MPAA, other publishers ask White House to take hard line in Treaty for Blind negotiations

In Geneva this week the US government is taking a harder line in the WIPO negotiations for a treaty on copyright exceptions for the blind, and the reason is simple — lobbyists for the MPAA and publishers have been all over the White House, demanding a retreat from compromises made in February, and demanding that the Obama Administration push new global standards for technical protection measures, strip the treaty text of any reference to fair use and fair dealing, and impose new financial liabilities on libraries that serve blind people. So far the industry lobbying has worked, and the White House has sided with publishers against blind people. Dan Pescod from the World Blind Union says the conditions the USA are imposing are so severe the treaty “won’t work”, if they are included in the final text.

John Kerry’s Department of State has recently told African countries the USA wants to eliminate the fair use and fair practices language that was part of a February deal that include nuanced language on the copyright three step test, which would be used to narrow the exception for blind people. By eliminating the fair use and fair practices language, the USA seeks to further shift the balance of the text against blind persons.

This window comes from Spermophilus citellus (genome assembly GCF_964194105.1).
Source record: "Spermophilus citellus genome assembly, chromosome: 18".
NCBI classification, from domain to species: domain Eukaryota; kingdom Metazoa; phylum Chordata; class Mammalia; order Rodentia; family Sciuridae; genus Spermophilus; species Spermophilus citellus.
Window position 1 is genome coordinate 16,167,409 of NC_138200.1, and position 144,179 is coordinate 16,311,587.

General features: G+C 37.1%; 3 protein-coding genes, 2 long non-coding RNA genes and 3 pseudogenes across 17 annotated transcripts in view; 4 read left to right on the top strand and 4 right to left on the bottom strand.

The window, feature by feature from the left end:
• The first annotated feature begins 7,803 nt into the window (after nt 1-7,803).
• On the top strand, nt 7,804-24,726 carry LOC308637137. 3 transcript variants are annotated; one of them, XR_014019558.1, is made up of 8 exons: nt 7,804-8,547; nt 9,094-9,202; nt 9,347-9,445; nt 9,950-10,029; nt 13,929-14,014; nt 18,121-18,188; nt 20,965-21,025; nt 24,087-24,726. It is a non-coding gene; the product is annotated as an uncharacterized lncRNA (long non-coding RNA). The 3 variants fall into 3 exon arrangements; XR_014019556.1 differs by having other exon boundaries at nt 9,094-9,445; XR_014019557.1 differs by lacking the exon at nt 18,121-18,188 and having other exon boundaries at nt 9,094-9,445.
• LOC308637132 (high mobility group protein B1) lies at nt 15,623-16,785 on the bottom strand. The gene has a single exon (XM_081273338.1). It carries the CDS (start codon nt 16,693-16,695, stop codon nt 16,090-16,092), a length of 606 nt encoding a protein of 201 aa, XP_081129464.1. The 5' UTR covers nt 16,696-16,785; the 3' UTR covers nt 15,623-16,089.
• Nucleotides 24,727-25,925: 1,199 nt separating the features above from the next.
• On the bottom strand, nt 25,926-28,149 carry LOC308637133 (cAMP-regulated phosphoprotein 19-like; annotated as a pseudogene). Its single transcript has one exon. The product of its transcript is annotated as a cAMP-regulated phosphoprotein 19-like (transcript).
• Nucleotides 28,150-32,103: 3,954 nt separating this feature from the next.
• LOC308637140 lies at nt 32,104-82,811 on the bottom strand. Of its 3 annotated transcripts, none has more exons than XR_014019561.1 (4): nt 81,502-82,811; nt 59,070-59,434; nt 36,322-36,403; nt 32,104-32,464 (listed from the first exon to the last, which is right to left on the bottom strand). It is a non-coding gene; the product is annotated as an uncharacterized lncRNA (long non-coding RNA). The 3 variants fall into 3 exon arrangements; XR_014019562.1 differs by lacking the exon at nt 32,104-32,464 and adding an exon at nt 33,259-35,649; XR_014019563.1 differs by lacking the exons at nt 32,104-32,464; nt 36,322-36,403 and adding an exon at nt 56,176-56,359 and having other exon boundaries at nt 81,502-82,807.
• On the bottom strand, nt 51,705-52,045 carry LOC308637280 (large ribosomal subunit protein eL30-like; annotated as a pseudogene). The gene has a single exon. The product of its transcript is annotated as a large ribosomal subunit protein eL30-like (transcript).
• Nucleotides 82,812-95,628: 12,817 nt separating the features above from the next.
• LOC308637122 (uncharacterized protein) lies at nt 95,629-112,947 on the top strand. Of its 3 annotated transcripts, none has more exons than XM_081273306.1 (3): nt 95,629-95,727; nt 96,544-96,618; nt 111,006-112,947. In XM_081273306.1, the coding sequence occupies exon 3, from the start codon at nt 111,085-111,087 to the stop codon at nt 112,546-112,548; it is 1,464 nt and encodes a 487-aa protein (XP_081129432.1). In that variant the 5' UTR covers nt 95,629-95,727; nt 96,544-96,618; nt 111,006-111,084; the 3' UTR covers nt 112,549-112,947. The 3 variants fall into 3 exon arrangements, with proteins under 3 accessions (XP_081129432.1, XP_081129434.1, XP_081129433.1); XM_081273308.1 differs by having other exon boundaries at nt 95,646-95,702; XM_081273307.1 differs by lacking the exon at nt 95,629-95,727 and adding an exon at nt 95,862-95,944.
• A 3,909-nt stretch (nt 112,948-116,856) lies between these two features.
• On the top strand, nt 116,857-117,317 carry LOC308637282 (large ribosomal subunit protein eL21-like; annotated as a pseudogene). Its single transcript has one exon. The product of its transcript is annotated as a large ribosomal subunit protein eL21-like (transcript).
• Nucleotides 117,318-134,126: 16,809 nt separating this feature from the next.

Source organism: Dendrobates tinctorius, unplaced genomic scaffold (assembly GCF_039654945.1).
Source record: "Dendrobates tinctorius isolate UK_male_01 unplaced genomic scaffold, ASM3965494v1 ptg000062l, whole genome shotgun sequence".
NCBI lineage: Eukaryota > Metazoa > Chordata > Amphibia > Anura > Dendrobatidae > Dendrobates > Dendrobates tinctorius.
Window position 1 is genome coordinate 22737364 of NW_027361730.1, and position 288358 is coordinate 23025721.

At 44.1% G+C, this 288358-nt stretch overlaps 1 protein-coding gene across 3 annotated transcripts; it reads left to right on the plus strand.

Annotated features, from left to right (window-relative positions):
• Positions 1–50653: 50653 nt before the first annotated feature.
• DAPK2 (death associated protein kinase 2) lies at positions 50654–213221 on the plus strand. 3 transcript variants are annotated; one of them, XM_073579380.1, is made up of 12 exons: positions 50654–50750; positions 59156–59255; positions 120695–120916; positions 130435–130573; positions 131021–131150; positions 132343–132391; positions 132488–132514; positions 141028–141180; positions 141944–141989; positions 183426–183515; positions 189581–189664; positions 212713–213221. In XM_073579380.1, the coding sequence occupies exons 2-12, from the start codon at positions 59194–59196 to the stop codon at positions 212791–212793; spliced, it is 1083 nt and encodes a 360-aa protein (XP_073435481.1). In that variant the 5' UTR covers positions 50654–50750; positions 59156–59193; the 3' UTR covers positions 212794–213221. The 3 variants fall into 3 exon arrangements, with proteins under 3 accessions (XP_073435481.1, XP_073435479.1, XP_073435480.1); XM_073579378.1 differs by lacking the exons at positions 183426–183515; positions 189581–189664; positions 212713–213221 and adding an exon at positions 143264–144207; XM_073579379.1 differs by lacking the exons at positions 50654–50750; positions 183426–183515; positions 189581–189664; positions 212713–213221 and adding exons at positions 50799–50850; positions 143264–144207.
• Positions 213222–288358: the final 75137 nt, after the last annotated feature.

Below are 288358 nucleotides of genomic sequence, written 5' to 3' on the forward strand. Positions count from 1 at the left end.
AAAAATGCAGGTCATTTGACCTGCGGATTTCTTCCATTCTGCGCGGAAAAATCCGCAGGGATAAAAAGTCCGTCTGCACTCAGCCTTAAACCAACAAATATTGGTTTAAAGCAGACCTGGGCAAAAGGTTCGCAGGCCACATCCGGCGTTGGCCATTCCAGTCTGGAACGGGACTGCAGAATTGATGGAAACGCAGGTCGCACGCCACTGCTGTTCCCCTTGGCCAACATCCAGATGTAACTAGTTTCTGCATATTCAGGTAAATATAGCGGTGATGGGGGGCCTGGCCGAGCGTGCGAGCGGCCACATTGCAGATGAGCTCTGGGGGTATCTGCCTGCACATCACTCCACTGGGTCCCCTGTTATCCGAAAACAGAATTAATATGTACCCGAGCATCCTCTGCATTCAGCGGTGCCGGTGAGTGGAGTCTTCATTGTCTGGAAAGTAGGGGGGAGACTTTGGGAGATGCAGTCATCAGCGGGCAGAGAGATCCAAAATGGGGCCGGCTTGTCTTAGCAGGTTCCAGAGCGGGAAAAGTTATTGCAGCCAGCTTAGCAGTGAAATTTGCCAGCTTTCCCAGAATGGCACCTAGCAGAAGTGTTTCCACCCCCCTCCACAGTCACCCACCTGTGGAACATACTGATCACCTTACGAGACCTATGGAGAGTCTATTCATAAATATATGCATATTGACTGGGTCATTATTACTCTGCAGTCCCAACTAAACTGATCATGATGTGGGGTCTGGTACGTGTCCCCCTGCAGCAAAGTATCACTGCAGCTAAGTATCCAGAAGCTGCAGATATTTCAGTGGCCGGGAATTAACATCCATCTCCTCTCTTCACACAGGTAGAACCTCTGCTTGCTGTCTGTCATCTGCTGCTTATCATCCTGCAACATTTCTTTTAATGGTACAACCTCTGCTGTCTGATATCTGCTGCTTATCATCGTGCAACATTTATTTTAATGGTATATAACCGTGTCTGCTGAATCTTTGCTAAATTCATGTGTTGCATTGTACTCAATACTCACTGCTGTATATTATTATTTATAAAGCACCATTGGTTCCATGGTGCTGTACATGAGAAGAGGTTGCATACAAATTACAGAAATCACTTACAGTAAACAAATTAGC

Acting U.S. Trade Representative Demetrios Marantis has also backed the publishers against blind groups on a range of issues, and is using language from our most restrictive bilateral FTA agreements with small countries to justify the changes they demand in the treaty for the blind.

The US position on the technical protection measure issues is aligned with the EU. Generally siding with the WBU are the Africa, Asia and Latin American groups, as well as Switzerland, Canada, Australia and other OECD countries.

In previous negotiations, the Obama Administration successfully demanded that deaf people be excluded from the treaty, and audio visual works, even those used in education and training, be off limits to the treaty.

Some US negotiators are uncomfortable with the intensive lobbying by the MPAA and other publishers, but dismayed by the lack of backbone in the White House to resist such pressures.